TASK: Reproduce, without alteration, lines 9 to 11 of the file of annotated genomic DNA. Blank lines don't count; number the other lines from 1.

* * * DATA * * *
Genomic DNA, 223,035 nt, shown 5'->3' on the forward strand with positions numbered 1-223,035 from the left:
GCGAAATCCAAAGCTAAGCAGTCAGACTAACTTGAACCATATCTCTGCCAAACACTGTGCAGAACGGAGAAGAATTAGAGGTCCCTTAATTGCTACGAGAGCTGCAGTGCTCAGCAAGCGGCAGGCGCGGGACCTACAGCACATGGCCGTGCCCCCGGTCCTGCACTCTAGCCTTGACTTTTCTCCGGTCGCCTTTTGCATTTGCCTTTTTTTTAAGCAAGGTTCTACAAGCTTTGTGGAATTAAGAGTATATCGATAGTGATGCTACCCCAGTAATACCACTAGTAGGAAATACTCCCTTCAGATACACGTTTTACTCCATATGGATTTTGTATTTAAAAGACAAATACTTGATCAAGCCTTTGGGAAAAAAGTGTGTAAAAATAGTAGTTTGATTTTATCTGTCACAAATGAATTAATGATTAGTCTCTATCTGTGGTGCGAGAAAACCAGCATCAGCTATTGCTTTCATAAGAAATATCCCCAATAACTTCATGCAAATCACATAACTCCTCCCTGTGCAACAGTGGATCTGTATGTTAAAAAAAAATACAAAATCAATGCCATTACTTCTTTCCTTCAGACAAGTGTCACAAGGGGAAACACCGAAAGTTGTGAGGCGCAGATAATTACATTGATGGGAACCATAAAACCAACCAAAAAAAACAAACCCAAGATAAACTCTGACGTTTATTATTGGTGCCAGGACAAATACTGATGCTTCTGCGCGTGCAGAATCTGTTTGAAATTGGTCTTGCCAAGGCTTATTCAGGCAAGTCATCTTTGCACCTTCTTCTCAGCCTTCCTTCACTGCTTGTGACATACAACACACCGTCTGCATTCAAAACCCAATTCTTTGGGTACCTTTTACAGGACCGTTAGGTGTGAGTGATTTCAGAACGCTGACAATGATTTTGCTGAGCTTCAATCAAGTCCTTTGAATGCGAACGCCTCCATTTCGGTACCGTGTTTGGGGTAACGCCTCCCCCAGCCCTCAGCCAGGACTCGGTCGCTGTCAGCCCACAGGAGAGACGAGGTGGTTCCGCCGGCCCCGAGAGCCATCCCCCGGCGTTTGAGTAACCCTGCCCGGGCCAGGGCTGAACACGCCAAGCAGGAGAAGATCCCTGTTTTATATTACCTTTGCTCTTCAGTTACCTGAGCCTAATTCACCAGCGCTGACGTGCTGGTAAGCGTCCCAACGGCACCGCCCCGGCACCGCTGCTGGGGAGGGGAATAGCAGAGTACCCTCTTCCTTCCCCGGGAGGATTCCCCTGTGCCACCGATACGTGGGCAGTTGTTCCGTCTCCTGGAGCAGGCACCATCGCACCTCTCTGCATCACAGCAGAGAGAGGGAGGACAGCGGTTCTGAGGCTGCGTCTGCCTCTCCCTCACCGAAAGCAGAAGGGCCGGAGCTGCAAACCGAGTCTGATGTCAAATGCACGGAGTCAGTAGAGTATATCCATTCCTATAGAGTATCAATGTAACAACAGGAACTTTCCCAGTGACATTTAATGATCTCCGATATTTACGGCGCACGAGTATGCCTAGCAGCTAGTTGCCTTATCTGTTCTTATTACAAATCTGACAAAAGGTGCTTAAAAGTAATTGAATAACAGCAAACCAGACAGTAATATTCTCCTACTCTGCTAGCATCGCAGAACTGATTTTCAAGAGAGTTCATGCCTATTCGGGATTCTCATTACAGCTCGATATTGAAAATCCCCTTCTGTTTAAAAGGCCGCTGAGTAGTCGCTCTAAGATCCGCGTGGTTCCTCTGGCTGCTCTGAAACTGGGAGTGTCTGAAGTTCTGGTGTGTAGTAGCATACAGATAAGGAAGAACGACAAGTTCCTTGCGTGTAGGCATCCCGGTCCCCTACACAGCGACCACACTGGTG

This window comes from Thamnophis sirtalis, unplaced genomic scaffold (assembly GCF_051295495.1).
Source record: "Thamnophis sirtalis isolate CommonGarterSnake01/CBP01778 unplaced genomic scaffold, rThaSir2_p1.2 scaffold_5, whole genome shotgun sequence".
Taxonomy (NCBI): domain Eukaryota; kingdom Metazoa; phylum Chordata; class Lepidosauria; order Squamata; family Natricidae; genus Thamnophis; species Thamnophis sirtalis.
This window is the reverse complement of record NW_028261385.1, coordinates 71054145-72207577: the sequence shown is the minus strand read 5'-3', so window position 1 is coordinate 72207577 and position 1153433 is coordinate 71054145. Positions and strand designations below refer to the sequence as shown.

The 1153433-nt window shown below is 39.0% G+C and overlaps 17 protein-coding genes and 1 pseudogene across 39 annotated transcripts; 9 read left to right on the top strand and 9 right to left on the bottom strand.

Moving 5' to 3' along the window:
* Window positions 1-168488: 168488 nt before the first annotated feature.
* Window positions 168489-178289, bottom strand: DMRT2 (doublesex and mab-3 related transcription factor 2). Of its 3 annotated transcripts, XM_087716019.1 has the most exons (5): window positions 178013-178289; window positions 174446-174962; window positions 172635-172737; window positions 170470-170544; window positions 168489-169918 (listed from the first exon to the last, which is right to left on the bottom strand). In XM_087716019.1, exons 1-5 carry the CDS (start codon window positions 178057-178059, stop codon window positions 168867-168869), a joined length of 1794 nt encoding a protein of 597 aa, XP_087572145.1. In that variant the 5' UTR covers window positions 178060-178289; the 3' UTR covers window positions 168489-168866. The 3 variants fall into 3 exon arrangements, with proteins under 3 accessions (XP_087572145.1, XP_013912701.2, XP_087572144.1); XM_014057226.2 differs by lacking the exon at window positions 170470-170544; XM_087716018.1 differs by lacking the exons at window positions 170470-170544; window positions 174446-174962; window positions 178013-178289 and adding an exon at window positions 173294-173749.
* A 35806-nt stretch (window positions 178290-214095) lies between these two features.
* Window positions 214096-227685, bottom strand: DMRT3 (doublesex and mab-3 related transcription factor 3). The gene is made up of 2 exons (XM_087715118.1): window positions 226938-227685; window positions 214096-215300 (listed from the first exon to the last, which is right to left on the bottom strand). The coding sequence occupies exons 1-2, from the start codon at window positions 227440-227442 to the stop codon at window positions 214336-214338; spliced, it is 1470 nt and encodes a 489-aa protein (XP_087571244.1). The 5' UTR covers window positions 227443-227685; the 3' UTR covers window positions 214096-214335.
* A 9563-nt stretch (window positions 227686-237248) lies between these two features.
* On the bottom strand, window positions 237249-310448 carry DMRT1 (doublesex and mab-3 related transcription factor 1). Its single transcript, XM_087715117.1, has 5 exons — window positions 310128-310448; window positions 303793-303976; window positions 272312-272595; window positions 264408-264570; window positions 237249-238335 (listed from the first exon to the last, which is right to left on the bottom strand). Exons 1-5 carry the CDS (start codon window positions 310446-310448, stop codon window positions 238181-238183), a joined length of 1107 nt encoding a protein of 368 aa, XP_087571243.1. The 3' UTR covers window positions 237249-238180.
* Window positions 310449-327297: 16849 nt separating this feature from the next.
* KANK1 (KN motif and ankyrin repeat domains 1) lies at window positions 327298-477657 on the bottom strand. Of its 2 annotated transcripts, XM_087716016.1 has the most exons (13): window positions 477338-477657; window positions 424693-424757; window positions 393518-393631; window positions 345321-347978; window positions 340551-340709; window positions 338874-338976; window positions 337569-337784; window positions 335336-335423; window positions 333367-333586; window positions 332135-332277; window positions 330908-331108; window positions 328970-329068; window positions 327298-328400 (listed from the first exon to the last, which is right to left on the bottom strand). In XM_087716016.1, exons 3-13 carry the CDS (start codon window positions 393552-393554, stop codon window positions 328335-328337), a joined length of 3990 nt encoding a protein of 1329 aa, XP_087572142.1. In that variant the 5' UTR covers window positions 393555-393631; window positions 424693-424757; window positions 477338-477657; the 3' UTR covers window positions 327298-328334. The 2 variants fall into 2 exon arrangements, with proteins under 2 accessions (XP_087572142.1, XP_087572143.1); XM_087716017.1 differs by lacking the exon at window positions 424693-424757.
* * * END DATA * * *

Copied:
* Window positions 1-168488: 168488 nt before the first annotated feature.
* Window positions 168489-178289, bottom strand: DMRT2 (doublesex and mab-3 related transcription factor 2). Of its 3 annotated transcripts, XM_087716019.1 has the most exons (5): window positions 178013-178289; window positions 174446-174962; window positions 172635-172737; window positions 170470-170544; window positions 168489-169918 (listed from the first exon to the last, which is right to left on the bottom strand). In XM_087716019.1, exons 1-5 carry the CDS (start codon window positions 178057-178059, stop codon window positions 168867-168869), a joined length of 1794 nt encoding a protein of 597 aa, XP_087572145.1. In that variant the 5' UTR covers window positions 178060-178289; the 3' UTR covers window positions 168489-168866. The 3 variants fall into 3 exon arrangements, with proteins under 3 accessions (XP_087572145.1, XP_013912701.2, XP_087572144.1); XM_014057226.2 differs by lacking the exon at window positions 170470-170544; XM_087716018.1 differs by lacking the exons at window positions 170470-170544; window positions 174446-174962; window positions 178013-178289 and adding an exon at window positions 173294-173749.
* A 35806-nt stretch (window positions 178290-214095) lies between these two features.